Department of Sociology, Anthropology and Social Work
Cary S. Kart, Chairperson
Barbara K. Chesney, Associate Chairperson
Elias T. Nigem, Graduate Adviser
Requirements for the Master's Program
Regular admission to the Master of Arts and Master of Arts and Education degree programs in Sociology requires meeting the admission requirements of the Graduate School, including presentation of scores on the aptitude sections of the Graduate Record Examination.
The Master of Arts in Sociology requires a minimum of 37 credit hours of study. These hours are made up of (1) required courses in theory, methods, and statistics (see B below); (2) elective course work (see C below); and (3) completion of a thesis, an internship, or additional coursework (see D below).
The program requirements are:
A. Required background courses (0-9 hours)
(For students who have not completed these or equivalent undergraduate courses): SOC 5040 Classical Theory 3 hours SOC 5270 Social Research Methods 3 hours SOC 5290 Social Research Statistics 3 hours
B. Core courses (10 hours) required of all students: SOC 6000 Introduction to Graduate Studies in Sociology 1 hour SOC 6040 Advanced Sociological Theory or SOC 6050 Social Theory and Political Economy 3 hours SOC 6270 Advanced Social Research Methods 3 hours SOC 6290 Advanced Social Research Statistics 3 hours
C. Program electives (21 hours) may be completed by choosing from among 5000 and 6000 level courses offered in Sociology. Students must take a minimum of two of these courses at the 6000 level.
Students in the M.A. degree program may choose to use their elective hours to focus on a substantive area of the discipline. Currently, the faculty offers four areas of concentration: Health and Aging; Class, Race, and Gender; Law and Society; and Social Change.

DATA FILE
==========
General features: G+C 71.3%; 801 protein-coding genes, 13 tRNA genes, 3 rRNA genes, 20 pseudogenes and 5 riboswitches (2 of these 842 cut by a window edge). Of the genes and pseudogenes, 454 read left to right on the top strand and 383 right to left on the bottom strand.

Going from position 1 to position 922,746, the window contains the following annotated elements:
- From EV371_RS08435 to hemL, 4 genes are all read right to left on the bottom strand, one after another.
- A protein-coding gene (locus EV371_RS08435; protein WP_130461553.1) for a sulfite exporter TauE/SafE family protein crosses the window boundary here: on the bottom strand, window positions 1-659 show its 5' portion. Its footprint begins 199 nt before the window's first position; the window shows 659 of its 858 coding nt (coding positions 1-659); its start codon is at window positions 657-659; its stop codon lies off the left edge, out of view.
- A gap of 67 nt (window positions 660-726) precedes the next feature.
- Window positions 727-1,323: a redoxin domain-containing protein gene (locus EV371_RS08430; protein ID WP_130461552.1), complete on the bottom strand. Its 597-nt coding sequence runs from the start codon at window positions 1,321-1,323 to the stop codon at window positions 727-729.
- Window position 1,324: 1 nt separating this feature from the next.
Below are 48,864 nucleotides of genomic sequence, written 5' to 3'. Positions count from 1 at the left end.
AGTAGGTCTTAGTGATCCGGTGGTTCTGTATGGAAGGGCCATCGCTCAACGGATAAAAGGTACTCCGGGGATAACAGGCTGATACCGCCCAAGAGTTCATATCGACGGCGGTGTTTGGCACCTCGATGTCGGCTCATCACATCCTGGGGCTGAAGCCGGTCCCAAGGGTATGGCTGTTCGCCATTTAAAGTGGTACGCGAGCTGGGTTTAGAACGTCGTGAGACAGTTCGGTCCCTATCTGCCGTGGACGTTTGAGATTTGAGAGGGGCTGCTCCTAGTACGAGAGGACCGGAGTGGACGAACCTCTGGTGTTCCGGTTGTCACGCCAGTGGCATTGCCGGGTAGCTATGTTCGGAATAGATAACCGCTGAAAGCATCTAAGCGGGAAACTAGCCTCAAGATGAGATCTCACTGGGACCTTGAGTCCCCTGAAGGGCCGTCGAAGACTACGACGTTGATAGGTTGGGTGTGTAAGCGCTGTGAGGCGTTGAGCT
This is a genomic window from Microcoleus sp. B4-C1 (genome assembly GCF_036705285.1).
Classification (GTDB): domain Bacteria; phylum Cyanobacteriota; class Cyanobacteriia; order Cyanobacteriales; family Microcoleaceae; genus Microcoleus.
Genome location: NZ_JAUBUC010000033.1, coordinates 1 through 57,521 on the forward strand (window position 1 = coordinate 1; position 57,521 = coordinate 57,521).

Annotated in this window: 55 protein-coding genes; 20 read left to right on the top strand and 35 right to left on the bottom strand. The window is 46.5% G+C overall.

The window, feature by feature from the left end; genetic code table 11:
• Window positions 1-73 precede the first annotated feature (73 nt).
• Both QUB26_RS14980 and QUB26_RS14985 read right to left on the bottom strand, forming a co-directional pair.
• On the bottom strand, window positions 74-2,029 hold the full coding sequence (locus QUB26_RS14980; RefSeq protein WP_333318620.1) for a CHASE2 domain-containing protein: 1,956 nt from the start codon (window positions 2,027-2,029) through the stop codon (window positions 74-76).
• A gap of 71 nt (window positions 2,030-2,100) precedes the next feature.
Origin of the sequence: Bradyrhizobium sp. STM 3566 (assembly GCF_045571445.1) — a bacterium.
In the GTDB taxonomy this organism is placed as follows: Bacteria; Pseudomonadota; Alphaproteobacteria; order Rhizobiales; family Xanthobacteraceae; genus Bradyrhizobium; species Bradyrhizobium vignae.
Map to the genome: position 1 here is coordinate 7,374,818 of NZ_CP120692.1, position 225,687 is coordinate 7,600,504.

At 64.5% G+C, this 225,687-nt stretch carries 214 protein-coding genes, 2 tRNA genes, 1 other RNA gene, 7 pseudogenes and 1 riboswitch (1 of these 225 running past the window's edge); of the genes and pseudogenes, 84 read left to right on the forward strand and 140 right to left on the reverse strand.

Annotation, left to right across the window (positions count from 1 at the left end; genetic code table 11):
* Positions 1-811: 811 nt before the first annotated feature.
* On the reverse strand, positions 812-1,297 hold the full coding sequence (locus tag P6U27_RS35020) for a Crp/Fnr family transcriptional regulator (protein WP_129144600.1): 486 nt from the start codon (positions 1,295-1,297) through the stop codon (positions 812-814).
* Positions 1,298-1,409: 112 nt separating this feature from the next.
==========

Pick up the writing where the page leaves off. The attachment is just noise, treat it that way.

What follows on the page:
D. Thesis/Internship/Coursework. Students may choose to complete either a thesis (6 hours), an internship (6 hours), or 6 additional hours of coursework with adviser approval. Organized and presented in a fashion consistent with Graduate School guidelines, the Master's thesis is an original piece of research developed in collaboration with a full-time member of the departmental faculty who serves as thesis committee chairperson. Two additional full-time faculty members (at least one of whom is a member of the departmental faculty) may also serve as advisers to the student and are members of the thesis committee. Students should enroll in SOC 6960 for thesis credit; these hours will be graded on a P/NC basis.
Students selecting the internship must develop this option in concert with two members of the full-time faculty, one of whom will serve as chair. A third member of the committee will come from the field in which the internship is located. Examples of internship settings include community organizations, health facilities, criminal justice facilities, and government offices. Internships must place students in a position to make sociological observations about the setting. These observations will be the basis for an internship report to be filed with the graduate adviser, after approval by the internship committee. Students should enroll in SOC 6940 to receive credit for the internship; these hours will be graded on a P/NC basis.
E. Independent Research. Generally, students may take no more than 3 hours of independent study or research (5990, 6900, 6990) to complete their degree requirements. Exceptions may be approved by the Graduate Adviser.
Typically, students may apply no more than 3 hours taken outside the department toward completion of the degree requirements. Exceptions may be approved by the Graduate Adviser.
Students should consult with the Graduate Adviser for additional information about program requirements and options.
The department does not offer a graduate degree in Anthropology. However, an array of graduate courses is offered in Anthropology for students participating in Master of Arts programs in social science, the Master of Arts and Education degree program, and the Master of Science and Education in Public Health degree program. The latter two programs allow for a concentration in Anthropology.